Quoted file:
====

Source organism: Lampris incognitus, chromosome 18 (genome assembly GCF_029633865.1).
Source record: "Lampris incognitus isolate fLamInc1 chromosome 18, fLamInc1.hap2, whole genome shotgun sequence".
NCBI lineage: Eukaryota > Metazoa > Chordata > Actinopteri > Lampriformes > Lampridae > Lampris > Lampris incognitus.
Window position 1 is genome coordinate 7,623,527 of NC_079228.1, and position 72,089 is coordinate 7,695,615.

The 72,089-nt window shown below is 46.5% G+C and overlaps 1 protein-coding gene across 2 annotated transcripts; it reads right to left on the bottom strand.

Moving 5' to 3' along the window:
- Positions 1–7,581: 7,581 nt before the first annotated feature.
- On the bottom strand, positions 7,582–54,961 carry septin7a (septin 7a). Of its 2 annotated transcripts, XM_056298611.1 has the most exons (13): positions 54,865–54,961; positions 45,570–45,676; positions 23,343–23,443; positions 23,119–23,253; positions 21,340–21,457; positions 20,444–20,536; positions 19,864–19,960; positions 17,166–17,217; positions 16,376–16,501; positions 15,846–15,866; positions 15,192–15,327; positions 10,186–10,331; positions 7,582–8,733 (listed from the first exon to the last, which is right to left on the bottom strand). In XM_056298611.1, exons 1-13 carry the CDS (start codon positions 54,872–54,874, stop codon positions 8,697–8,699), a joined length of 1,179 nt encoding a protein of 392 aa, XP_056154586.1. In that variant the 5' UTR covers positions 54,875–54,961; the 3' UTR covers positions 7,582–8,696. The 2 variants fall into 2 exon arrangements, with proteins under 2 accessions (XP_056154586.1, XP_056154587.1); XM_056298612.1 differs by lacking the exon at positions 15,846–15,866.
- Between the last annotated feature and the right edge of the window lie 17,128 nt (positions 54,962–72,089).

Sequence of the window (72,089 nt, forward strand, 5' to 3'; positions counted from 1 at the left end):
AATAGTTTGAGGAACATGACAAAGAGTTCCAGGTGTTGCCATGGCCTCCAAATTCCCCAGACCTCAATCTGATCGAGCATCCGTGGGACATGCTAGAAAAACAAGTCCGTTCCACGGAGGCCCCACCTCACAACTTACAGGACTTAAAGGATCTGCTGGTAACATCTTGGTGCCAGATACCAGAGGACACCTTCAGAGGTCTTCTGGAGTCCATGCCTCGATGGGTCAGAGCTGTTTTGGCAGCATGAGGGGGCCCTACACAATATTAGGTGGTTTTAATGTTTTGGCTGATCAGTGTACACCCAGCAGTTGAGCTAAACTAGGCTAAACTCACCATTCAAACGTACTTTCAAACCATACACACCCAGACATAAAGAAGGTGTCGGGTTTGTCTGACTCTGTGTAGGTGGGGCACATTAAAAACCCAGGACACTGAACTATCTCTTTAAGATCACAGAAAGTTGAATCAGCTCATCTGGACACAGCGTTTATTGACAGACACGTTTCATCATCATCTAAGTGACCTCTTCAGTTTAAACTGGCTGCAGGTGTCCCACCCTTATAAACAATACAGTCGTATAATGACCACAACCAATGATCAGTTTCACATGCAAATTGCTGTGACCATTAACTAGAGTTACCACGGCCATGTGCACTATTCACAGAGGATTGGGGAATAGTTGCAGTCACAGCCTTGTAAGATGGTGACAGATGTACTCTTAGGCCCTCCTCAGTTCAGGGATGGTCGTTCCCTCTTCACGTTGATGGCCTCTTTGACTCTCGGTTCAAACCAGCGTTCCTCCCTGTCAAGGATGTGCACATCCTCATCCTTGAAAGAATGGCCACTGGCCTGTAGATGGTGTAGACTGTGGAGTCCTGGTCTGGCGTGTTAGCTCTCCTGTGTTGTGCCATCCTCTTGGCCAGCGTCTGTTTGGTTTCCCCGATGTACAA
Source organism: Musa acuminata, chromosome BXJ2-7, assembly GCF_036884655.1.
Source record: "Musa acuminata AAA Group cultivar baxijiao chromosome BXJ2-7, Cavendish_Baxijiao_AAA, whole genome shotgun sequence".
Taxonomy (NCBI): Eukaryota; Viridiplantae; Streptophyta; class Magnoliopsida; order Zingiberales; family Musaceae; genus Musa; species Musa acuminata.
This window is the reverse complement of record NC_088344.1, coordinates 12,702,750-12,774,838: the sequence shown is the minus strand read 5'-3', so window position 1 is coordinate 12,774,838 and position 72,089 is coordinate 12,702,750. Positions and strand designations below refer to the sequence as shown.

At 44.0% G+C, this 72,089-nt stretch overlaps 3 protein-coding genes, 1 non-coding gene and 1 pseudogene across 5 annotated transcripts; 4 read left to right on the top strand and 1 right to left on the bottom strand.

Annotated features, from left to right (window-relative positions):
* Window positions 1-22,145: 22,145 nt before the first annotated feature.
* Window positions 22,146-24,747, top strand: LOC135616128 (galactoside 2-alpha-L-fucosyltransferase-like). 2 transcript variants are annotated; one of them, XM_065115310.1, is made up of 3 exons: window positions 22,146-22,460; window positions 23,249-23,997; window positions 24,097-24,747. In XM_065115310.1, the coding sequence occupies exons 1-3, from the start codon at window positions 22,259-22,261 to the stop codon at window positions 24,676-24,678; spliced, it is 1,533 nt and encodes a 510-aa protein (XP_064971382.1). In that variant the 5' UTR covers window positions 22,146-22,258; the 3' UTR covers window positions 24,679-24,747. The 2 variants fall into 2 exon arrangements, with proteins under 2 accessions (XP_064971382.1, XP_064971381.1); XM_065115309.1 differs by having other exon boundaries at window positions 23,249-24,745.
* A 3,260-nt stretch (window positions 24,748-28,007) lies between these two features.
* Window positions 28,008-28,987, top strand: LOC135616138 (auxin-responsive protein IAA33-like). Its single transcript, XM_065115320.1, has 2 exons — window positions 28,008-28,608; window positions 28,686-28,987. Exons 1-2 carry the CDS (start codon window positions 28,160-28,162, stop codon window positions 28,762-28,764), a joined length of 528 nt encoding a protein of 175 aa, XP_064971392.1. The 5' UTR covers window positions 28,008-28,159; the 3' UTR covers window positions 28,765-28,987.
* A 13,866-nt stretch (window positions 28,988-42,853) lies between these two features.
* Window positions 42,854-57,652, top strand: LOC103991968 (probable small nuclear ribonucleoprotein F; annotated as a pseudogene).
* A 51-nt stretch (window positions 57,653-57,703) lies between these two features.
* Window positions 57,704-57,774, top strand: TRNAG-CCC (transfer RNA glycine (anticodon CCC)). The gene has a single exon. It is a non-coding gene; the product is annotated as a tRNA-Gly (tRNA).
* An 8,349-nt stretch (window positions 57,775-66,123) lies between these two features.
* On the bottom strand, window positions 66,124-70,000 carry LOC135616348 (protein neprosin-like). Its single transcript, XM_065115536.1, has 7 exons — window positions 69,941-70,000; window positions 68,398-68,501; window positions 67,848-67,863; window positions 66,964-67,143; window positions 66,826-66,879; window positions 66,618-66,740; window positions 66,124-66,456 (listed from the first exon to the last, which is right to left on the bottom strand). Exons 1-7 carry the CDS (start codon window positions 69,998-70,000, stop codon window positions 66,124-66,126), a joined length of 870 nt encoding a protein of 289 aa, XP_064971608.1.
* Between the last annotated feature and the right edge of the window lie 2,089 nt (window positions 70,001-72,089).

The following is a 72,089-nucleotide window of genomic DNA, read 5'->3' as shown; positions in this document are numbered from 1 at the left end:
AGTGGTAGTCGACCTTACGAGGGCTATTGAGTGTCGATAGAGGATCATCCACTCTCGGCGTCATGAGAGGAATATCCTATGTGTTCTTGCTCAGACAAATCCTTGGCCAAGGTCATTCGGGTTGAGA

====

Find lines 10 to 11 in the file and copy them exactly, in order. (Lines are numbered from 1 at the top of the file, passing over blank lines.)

Sequence of the window (72,089 nt, forward strand, 5' to 3'; positions counted from 1 at the left end):
AATAGTTTGAGGAACATGACAAAGAGTTCCAGGTGTTGCCATGGCCTCCAAATTCCCCAGACCTCAATCTGATCGAGCATCCGTGGGACATGCTAGAAAAACAAGTCCGTTCCACGGAGGCCCCACCTCACAACTTACAGGACTTAAAGGATCTGCTGGTAACATCTTGGTGCCAGATACCAGAGGACACCTTCAGAGGTCTTCTGGAGTCCATGCCTCGATGGGTCAGAGCTGTTTTGGCAGCATGAGGGGGCCCTACACAATATTAGGTGGTTTTAATGTTTTGGCTGATCAGTGTACACCCAGCAGTTGAGCTAAACTAGGCTAAACTCACCATTCAAACGTACTTTCAAACCATACACACCCAGACATAAAGAAGGTGTCGGGTTTGTCTGACTCTGTGTAGGTGGGGCACATTAAAAACCCAGGACACTGAACTATCTCTTTAAGATCACAGAAAGTTGAATCAGCTCATCTGGACACAGCGTTTATTGACAGACACGTTTCATCATCATCTAAGTGACCTCTTCAGTTTAAACTGGCTGCAGGTGTCCCACCCTTATAAACAATACAGTCGTATAATGACCACAACCAATGATCAGTTTCACATGCAAATTGCTGTGACCATTAACTAGAGTTACCACGGCCATGTGCACTATTCACAGAGGATTGGGGAATAGTTGCAGTCACAGCCTTGTAAGATGGTGACAGATGTACTCTTAGGCCCTCCTCAGTTCAGGGATGGTCGTTCCCTCTTCACGTTGATGGCCTCTTTGACTCTCGGTTCAAACCAGCGTTCCTCCCTGTCAAGGATGTGCACATCCTCATCCTTGAAAGAATGGCCACTGGCCTGTAGATGGTGTAGACTGTGGAGTCCTGGTCTGGCGTGTTAGCTCTCCTGTGTTGTGCCATCCTCTTGGCCAGCGTCTGTTTGGTTTCCCCGATGTACAA